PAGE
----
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Margaret Lazzari
El Camino College Art Gallery, Torrance, California
Preview by G. James Daichendt

Margaret Lazzari, "Holding On," 1998, oil on canvas, 48 x 36"

Continuing through April 27, 2017

Painting appears to come naturally to Margaret Lazzari. A devoted student of the craft, her interest in the natural world and biological imagery is matched only by her ability to capture these subjects with paint. Her sense of discovery is present in each piece, yet it is obvious that she assumes a healthy and reflective stance; her realism is layered and often turns into abstraction. Lazzari’s mid-career survey, entitled “Wild Biology,” offers works from her past along with a group of new works.

The notion of "Wild Biology" grew from two of the artist’s personal experiences. One was a move to a new house, which enabled the facilitation and planting of a garden. The transformation of a landscape that began as bare sand into a lush environment has pictorial ramifications in her painting. The second stimulus took place in 2003, when Lazzari battled breast cancer. It was at this moment that everything stopped for her and provided an opening for new things to begin. Similar to her garden, this experience had a barren aspect that was followed by intense growth. It was during this time that Lazzari switched her primary media from oil based paint to acrylic. This allowed for new formal and color combinations, opening up doors and invigorating the realistic with the symbolic.  

Many of these "Wild Biology" features come to the surface in "Julia Dreaming" (2010), which depicts a young women’s head (that of Lazzari’s daughter) resting gently on her own shoulder. The young woman appears to be deep in thought, and unbeknownst to her we are provided an aerial view. Organic forms are layered on her forehead and face as her mind feels full, embedded as it is with color and texture. Created just before Lazarri’s’ daughter headed off to study at college, there are a number of brush strokes that crisscross across the subject’s brain representing this exciting time in life. Interestingly, in the midst of these fluid marks are blue squares that resemble post-it notes. The artist is implying there are so many things to learn and impressions to be made at this next stage.

Lazzari has two distinct series which highlight her direction as an artist. The "Cancer Series" is an autobiographical reaction to her body as she was assaulted by the disease. From comparing her daughter’s growth inside her to the cancer that wrought havoc, it was an emotional and life altering experience. Secondly, the "Floating Series" depicts images of the human form under water. A good example is "Holding On" (1998), where a young woman reaches back and holds onto some rocks before she leaps into the void and is completely submerged in water. This series is about the physical and emotional changes we incur through life. The distortion of the water references these ideas.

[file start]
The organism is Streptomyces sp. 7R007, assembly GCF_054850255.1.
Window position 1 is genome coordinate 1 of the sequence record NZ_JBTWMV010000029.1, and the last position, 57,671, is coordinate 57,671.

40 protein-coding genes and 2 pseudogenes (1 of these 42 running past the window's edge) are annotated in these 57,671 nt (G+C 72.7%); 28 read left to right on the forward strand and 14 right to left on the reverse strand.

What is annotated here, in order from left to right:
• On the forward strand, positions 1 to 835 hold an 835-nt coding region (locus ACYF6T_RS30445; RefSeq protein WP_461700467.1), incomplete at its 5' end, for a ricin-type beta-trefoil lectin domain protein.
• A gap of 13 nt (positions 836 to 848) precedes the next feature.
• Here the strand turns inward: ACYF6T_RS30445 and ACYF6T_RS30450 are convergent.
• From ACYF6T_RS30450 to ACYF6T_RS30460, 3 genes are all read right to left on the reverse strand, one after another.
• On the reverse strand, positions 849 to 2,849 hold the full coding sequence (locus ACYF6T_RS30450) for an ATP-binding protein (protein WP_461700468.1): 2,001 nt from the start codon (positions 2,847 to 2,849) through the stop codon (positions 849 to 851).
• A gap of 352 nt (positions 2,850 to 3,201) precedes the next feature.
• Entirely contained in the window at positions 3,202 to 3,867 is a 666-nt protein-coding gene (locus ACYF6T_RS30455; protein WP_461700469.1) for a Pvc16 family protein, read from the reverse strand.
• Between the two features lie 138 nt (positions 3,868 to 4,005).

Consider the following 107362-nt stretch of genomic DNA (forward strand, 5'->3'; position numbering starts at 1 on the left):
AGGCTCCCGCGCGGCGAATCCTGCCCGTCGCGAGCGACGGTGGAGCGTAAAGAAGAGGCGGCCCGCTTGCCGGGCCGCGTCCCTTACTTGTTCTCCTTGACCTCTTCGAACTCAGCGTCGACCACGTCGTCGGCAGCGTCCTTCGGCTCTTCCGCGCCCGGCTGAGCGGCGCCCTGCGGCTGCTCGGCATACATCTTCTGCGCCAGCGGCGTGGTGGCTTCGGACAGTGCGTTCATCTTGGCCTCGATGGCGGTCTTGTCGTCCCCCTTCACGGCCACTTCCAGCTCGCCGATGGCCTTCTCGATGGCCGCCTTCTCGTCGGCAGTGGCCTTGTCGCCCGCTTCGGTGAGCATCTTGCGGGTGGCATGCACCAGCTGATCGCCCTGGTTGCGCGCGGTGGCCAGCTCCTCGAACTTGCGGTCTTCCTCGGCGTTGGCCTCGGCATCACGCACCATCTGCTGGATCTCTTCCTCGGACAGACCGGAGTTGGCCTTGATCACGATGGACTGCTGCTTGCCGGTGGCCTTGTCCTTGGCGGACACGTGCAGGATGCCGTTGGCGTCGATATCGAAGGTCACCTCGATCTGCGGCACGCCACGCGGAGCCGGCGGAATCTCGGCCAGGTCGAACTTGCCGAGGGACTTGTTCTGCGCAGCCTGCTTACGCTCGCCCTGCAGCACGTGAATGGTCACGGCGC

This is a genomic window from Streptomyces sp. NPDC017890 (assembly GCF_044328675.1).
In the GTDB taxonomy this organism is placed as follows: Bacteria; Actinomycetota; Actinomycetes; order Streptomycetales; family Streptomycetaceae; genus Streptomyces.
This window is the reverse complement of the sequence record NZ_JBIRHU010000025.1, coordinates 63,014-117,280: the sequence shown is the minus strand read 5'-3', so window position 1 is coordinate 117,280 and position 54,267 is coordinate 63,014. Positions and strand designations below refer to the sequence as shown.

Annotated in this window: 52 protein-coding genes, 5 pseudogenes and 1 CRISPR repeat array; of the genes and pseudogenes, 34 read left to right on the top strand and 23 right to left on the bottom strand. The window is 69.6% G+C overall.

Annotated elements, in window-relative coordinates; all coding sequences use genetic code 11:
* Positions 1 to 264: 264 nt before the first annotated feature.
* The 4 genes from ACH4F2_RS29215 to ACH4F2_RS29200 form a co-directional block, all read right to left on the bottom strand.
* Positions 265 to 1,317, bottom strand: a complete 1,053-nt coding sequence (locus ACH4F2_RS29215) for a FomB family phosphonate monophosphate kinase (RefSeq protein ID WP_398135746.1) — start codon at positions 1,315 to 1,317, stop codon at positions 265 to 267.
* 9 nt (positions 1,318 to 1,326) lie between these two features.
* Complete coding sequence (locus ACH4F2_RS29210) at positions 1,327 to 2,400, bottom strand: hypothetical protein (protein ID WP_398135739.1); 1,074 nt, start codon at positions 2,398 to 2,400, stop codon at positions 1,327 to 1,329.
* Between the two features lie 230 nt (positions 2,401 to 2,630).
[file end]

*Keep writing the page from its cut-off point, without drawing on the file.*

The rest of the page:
Lazzari’s use of form, light, and color are intended to communicate a much richer dialogue than superficial experiences. Saturated colors and deep shadows represent the fullness of life. Classical forms or imagery represent the weight of the past, while the body potentially shares stories of pain and the sublime. In "Cosmic Aquatic Landscape” (2014) a globe-like shape melts into greens that float like a Mark Rothko painting above the shades of blue. Collage-like shapes dance in the open air, recalling early aspects of cubism. Lazzari often draws from the physical world of star clusters, aerial views, erosion patterns, entangled plants, animal life and ocean waves. Between layering these images and an intense use of color, Lazzari creates a reality that is abstract, organic, dense, symbolic and bursting with life.

Lazzari’s survey proves to be celebratory of both her use of media and the colors she chooses. Viewing the body as a vehicle for one’s spirit is an important theme for the artist. In her own words: “This work is based on the concept that our apparently solid world is mostly a void that contains dispersed specks of matter animated by vibrating energy.” Whether focusing on her notion of beauty or the onslaught of disease, Lazzari displays vital interest in exploring a diverse range of ideas, relating all to the body and its impermanence.

El Camino College Art Gallery

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